A few years ago, in a South Bombay office complex, I saw a notice on a door – “Salesmen and interns not allowed.”
It left me wondering, why are we so hostile to salesmen and interns? Why do we treat them as a nuisance?
One thing to remember is that we all have been salesmen at some point in our life. When we seek a job, we are selling our candidature. When an entrepreneur raises funding, they are selling their shares. When a consultant persuades a client to hire them, they are selling a solution.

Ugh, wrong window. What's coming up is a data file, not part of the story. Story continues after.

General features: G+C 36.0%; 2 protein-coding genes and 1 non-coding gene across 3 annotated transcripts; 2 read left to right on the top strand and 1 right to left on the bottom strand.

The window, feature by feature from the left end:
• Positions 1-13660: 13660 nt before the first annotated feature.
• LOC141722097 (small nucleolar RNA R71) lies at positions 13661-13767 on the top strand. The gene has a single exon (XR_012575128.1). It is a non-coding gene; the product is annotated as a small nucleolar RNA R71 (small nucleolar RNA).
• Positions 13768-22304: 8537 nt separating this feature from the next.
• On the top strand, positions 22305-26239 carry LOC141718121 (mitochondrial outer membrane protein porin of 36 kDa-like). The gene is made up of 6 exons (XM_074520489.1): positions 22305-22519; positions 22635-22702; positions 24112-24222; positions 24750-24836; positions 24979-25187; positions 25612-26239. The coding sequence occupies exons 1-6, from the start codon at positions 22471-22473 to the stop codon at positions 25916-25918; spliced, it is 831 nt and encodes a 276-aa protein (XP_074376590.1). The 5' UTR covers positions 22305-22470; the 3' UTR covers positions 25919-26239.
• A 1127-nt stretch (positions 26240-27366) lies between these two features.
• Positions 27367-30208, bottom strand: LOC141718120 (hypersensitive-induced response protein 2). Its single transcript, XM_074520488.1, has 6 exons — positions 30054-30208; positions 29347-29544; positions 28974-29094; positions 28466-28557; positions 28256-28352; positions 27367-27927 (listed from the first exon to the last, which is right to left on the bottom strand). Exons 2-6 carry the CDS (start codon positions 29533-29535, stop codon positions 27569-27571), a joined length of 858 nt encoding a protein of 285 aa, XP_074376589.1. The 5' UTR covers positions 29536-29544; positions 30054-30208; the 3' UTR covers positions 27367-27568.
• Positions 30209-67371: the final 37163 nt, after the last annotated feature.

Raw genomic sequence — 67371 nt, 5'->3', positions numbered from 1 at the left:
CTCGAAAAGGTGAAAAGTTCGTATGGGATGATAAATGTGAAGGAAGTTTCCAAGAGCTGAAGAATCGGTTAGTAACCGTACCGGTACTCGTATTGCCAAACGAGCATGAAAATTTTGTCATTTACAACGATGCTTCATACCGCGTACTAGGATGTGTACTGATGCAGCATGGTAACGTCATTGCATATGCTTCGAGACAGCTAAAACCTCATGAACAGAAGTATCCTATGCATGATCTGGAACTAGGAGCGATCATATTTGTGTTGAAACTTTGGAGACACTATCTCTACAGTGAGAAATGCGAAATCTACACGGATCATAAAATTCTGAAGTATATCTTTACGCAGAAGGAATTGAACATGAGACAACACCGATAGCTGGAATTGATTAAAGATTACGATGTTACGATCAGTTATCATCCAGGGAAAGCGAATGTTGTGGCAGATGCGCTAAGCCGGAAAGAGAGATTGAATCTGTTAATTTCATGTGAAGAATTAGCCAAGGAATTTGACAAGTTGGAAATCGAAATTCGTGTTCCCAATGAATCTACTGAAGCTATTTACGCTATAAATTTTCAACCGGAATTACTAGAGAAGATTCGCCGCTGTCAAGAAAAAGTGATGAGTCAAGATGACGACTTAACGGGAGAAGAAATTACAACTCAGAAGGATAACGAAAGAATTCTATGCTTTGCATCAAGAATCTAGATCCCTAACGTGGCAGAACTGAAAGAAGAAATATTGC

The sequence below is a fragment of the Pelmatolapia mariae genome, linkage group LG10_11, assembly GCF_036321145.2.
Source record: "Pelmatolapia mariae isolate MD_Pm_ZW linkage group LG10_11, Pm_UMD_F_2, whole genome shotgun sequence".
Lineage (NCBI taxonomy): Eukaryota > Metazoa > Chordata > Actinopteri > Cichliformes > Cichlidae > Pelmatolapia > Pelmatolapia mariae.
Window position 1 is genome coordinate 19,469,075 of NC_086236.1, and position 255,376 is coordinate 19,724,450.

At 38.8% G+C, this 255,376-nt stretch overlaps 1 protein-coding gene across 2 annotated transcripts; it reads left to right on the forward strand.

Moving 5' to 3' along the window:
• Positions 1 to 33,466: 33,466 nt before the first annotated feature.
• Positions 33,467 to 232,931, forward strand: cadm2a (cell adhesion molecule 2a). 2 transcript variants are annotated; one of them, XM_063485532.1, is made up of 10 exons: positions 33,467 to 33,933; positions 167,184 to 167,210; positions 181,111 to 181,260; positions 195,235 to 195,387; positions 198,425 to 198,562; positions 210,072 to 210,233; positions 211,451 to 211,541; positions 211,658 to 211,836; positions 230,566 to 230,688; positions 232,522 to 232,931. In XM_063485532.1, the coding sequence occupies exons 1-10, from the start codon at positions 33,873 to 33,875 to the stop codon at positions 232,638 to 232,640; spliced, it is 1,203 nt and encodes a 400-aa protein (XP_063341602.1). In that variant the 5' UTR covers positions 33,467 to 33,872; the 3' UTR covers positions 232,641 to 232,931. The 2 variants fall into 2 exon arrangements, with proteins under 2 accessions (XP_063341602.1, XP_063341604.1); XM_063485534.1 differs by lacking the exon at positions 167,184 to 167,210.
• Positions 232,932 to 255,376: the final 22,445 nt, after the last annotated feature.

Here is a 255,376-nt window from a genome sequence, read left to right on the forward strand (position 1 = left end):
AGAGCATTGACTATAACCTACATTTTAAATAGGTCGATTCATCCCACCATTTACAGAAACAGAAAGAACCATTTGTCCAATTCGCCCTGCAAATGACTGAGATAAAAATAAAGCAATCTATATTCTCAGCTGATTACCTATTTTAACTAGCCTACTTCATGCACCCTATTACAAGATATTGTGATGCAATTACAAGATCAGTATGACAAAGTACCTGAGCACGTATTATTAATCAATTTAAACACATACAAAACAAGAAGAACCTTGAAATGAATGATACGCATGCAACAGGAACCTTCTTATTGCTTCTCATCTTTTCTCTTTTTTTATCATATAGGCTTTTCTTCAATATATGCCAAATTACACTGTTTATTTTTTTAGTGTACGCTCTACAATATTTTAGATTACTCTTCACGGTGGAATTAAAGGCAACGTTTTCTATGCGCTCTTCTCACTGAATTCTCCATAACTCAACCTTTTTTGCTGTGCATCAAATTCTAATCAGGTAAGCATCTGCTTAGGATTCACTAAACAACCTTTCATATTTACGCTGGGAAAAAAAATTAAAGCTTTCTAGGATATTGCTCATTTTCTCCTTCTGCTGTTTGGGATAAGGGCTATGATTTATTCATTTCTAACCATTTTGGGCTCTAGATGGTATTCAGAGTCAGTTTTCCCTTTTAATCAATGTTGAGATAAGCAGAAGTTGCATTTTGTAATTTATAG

There is nothing embarrassing about being a salesman.
But sales gets a bad name when it is done to the detriment of the customer – by overpromising or by being too pushy. The problem is not with selling – it is with selling without integrity.
For far too long, sales has been equated with somehow arm twisting the customer to say yes, even when it does not serve them. That needs to stop. When done right, sales is a service – it ought to help a customer make the right choice.
And what about interns? Well, I have been an intern twice in my life – in the IPS we were called probationers but it was internship. And then I interned at McKinsey.
We all start as interns. And as long as we keep learning, life itself is an internship. That is what makes life fun.